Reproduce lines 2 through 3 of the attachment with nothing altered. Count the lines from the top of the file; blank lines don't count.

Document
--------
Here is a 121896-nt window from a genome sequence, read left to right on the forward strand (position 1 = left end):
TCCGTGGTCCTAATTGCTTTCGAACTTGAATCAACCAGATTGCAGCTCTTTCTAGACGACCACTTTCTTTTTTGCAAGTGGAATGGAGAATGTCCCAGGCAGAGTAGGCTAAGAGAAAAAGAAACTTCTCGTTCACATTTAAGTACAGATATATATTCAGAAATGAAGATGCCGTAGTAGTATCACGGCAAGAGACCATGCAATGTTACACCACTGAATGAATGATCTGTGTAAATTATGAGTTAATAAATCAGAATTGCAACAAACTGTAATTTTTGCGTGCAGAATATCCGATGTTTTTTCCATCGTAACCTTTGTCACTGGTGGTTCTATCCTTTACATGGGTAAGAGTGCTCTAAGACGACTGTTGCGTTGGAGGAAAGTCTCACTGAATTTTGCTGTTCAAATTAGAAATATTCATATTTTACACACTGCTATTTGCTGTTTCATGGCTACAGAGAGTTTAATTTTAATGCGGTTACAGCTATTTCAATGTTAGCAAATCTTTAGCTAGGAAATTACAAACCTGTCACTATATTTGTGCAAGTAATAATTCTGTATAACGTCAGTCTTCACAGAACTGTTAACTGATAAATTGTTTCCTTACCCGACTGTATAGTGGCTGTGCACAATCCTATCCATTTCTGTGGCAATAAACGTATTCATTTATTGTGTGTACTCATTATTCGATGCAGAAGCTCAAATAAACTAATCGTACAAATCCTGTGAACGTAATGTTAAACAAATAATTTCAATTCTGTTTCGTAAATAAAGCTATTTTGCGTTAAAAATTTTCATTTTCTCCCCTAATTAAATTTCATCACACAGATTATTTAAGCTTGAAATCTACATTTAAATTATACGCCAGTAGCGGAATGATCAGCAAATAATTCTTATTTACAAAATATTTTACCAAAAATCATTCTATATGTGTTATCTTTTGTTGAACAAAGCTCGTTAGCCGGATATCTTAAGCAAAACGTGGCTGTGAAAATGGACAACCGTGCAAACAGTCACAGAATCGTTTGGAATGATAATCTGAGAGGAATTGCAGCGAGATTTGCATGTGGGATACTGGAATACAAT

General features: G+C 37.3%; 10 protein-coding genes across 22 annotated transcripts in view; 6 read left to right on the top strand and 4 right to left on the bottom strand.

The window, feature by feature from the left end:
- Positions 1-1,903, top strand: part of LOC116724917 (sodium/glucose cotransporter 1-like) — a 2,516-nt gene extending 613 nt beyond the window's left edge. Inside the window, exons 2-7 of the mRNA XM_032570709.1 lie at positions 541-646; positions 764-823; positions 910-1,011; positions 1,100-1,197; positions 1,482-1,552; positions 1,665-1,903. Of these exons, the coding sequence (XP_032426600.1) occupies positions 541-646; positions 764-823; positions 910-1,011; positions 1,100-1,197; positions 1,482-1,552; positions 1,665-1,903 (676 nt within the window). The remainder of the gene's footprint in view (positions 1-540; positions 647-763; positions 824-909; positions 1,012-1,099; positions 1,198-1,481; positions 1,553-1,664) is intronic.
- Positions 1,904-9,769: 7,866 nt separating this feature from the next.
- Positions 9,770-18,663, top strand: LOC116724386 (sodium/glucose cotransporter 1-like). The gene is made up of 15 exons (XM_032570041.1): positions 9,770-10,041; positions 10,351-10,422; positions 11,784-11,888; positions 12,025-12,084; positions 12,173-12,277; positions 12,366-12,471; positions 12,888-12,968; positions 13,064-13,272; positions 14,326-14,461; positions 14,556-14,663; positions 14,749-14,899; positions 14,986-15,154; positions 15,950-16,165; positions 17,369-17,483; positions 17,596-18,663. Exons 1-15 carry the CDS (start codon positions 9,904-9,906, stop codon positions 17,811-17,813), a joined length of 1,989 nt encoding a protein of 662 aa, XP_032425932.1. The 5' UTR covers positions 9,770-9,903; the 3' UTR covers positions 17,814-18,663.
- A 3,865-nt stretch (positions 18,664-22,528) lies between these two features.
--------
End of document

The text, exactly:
TCCGTGGTCCTAATTGCTTTCGAACTTGAATCAACCAGATTGCAGCTCTTTCTAGACGACCACTTTCTTTTTTGCAAGTGGAATGGAGAATGTCCCAGGCAGAGTAGGCTAAGAGAAAAAGAAACTTCTCGTTCACATTTAAGTACAGATATATATTCAGAAATGAAGATGCCGTAGTAGTATCACGGCAAGAGACCATGCAATGTTACACCACTGAATGAATGATCTGTGTAAATTATGAGTTAATAAATCAGAATTGCAACAAACTGTAATTTTTGCGTGCAGAATATCCGATGTTTTTTCCATCGTAACCTTTGTCACTGGTGGTTCTATCCTTTACATGGGTAAGAGTGCTCTAAGACGACTGTTGCGTTGGAGGAAAGTCTCACTGAATTTTGCTGTTCAAATTAGAAATATTCATATTTTACACACTGCTATTTGCTGTTTCATGGCTACAGAGAGTTTAATTTTAATGCGGTTACAGCTATTTCAATGTTAGCAAATCTTTAGCTAGGAAATTACAAACCTGTCACTATATTTGTGCAAGTAATAATTCTGTATAACGTCAGTCTTCACAGAACTGTTAACTGATAAATTGTTTCCTTACCCGACTGTATAGTGGCTGTGCACAATCCTATCCATTTCTGTGGCAATAAACGTATTCATTTATTGTGTGTACTCATTATTCGATGCAGAAGCTCAAATAAACTAATCGTACAAATCCTGTGAACGTAATGTTAAACAAATAATTTCAATTCTGTTTCGTAAATAAAGCTATTTTGCGTTAAAAATTTTCATTTTCTCCCCTAATTAAATTTCATCACACAGATTATTTAAGCTTGAAATCTACATTTAAATTATACGCCAGTAGCGGAATGATCAGCAAATAATTCTTATTTACAAAATATTTTACCAAAAATCATTCTATATGTGTTATCTTTTGTTGAACAAAGCTCGTTAGCCGGATATCTTAAGCAAAACGTGGCTGTGAAAATGGACAACCGTGCAAACAGTCACAGAATCGTTTGGAATGATAATCTGAGAGGAATTGCAGCGAGATTTGCATGTGGGATACTGGAATACAAT

General features: G+C 37.3%; 10 protein-coding genes across 22 annotated transcripts in view; 6 read left to right on the top strand and 4 right to left on the bottom strand.